Aeschines, Speeches (English) (XML Header) [genre: prose; rhetoric] [word count] [Aeschin.].
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2.60

Now read also what is said in the decree of the allies, [Note] in which it stands expressly written, “Whereas the people of the Athenians are deliberating with regard to peace with Philip, and whereas the ambassadors have not yet returned whom the people sent out into Hellas summoning the cities in behalf of the freedom of the Hellenic states, be it decreed by the allies that as soon as the ambassadors return and make their report to the Athenians and their allies the prytanes shall call two meetings of the assembly of the people according to law, and that in these meetings the Athenians shall deliberate on the question of peace; and whatever the people shall decide, be it voted that this decision stand as the common vote of the allies.” Now please read the decree of the synod.Decree of the Synod

2.61

Now in contrast with this, read, if you please, the decree moved by Demosthenes, in which he orders the prytanes, after the celebration of the City Dionysia and the session of the assembly in the precinct of Dionysus, [Note] to call two meetings of the assembly, the one on the eighteenth, the other on the nineteenth; for in thus fixing the dates, he saw to it that the meetings of your assembly should be held before the ambassadors from the states of Hellas should have arrived. Moreover, the decree of the allies, which I acknowledge I also supported, prescribes that you deliberate concerning peace—nothing more; but Demosthenes prescribes the subject of an alliance also. Read them the decree.Decree

2.62

You have heard both decrees; by them Demosthenes is convicted of saying that the ambassadors were here, when they were still abroad, and of having made void the decree of the allies, when you wished to comply with it. For it was their judgment that we should wait for the ambassadors from the other states of Hellas but Demosthenes is responsible for having prevented your waiting for them, not only by his words, most shamelessly shifty of all men, but by his act and his decree, in which he required us to make our decision immediately.

2.63

But he has said that at the first of the two meetings of the assembly, after Philocrates had spoken, I then arose and found fault with the resolution for peace which he had introduced, calling it disgraceful and unworthy of the city; but that again on the next day I spoke in support of Philocrates, and succeeded in sweeping the assembly off its feet, persuading you to pay no attention to those who talked of our fathers' battles and trophies, and not to aid the Greeks.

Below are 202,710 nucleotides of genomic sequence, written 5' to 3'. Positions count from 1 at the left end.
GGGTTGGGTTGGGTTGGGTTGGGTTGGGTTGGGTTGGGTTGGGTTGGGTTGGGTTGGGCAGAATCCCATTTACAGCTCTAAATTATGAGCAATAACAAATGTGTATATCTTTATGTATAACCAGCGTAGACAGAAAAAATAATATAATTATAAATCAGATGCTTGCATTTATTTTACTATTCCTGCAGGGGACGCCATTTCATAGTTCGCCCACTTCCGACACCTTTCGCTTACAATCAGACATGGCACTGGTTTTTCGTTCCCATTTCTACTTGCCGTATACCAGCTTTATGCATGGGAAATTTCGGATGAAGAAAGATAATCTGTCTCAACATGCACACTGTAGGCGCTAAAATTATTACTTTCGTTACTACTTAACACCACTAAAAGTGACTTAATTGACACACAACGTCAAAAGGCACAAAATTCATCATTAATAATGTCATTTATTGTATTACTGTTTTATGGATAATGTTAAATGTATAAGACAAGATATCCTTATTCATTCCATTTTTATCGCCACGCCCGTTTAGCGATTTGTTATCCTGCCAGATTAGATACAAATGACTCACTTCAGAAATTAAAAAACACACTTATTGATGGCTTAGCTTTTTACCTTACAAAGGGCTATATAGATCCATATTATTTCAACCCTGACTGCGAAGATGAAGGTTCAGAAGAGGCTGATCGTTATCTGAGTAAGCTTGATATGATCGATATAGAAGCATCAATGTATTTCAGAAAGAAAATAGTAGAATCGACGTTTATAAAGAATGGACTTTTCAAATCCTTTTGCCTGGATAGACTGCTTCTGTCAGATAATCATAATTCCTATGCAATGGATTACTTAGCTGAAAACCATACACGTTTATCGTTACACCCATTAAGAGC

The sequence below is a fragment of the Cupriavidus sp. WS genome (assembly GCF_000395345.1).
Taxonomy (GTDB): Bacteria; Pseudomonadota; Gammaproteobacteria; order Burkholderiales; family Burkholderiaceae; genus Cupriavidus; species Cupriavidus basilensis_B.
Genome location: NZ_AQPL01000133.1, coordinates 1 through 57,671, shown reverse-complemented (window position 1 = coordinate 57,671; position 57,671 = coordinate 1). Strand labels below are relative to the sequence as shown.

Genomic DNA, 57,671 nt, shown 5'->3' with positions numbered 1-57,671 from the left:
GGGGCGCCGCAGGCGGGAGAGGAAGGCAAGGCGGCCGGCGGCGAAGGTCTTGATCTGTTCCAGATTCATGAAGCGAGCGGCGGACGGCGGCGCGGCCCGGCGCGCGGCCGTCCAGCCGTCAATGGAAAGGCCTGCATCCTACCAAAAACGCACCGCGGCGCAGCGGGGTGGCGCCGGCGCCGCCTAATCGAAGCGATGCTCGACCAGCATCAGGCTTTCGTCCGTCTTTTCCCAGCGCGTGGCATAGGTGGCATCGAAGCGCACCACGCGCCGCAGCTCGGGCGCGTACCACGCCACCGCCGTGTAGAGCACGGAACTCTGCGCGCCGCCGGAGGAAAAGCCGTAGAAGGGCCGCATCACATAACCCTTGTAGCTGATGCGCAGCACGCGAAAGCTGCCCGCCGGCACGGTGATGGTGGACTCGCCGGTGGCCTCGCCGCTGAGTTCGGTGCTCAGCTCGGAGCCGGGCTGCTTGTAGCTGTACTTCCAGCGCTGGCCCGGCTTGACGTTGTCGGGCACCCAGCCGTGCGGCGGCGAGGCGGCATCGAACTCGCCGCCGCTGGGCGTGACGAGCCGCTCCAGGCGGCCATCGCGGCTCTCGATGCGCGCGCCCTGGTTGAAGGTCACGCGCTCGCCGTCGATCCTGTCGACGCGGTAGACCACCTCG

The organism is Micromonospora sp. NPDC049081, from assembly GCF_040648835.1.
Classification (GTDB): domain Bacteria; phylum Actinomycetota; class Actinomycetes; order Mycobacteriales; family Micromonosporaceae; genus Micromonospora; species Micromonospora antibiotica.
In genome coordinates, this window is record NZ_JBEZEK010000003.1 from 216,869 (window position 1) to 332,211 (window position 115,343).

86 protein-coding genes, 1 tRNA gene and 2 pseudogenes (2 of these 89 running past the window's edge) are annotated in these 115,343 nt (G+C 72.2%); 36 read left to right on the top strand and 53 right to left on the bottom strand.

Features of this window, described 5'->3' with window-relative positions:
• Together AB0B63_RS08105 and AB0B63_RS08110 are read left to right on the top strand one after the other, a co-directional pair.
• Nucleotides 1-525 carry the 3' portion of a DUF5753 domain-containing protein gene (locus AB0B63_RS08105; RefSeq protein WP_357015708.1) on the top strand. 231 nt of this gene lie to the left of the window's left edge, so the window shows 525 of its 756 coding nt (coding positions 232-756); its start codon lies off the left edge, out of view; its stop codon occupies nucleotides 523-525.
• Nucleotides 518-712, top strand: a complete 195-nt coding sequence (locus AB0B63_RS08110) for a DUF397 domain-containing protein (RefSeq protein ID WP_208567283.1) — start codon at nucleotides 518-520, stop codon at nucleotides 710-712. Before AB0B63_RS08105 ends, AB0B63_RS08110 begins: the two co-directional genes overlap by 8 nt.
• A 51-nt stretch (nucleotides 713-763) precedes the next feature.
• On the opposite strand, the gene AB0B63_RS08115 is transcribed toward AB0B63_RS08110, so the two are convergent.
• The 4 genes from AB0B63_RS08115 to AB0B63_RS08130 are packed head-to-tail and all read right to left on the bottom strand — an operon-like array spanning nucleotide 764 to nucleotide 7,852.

2.64

But that what he has laid to my charge is not only false, but a thing that could not have happened, he himself shall furnish one proof, a witness against himself; another proof all the Athenians shall furnish, and your own memory; a third, the incredibility of the charge; and the fourth, a man of repute, who is active in public affairs, Amyntor, to whom Demosthenes exhibited the draft of a decree, asking him whether he should advise him to hand it to the clerk, a decree not contrary in its provisions to that of Philocrates, but identical with it.

2.65

Now, if you please, take and read the decree of Demosthenes, [Note] in which you will see that he has prescribed that in the first of the two meetings of the assembly all who wish shall take part in the discussion, but that on the next day the presiding officers shall put the question to vote, without giving opportunity for debate—the day on which he asserts that I supported Philocrates in the discussion.Decree

2.66

You see that the decrees stand as they were originally written, whereas the words of rascals are spoken to fit the day and the occasion. My accuser makes two speeches out of my plea before the assembly, but the decree and the truth make it one. For if the presiding officers gave no opportunity for discussion in the second meeting, it is impossible that I spoke then. And if my policy was the same as that of Philocrates, what motive could I have had for opposing on the first day, and then after an interval of a single night, in the presence of the same listeners, for supporting? Did I expect to gain honor for myself, or did I hope to help Philocrates? I could have done neither, but would have got myself hated by all, and could have accomplished nothing.

2.67

But please call Amyntor of the deme Herchia and read his testimony. First, however, I wish to go over its contents with you: Amyntor in support of Aeschines testifies that when the people were deliberating on the subject of the alliance with Philip, according to the decree of Demosthenes, in the second meeting of the assembly, when no opportunity was given to address the people, but when the decrees concerning the peace and alliance were being put to vote,



Aeschines, Speeches (English) (XML Header) [genre: prose; rhetoric] [word count] [Aeschin.].
<<Aeschin. 2.54 Aeschin. 2.63 (Greek) >>Aeschin. 2.71

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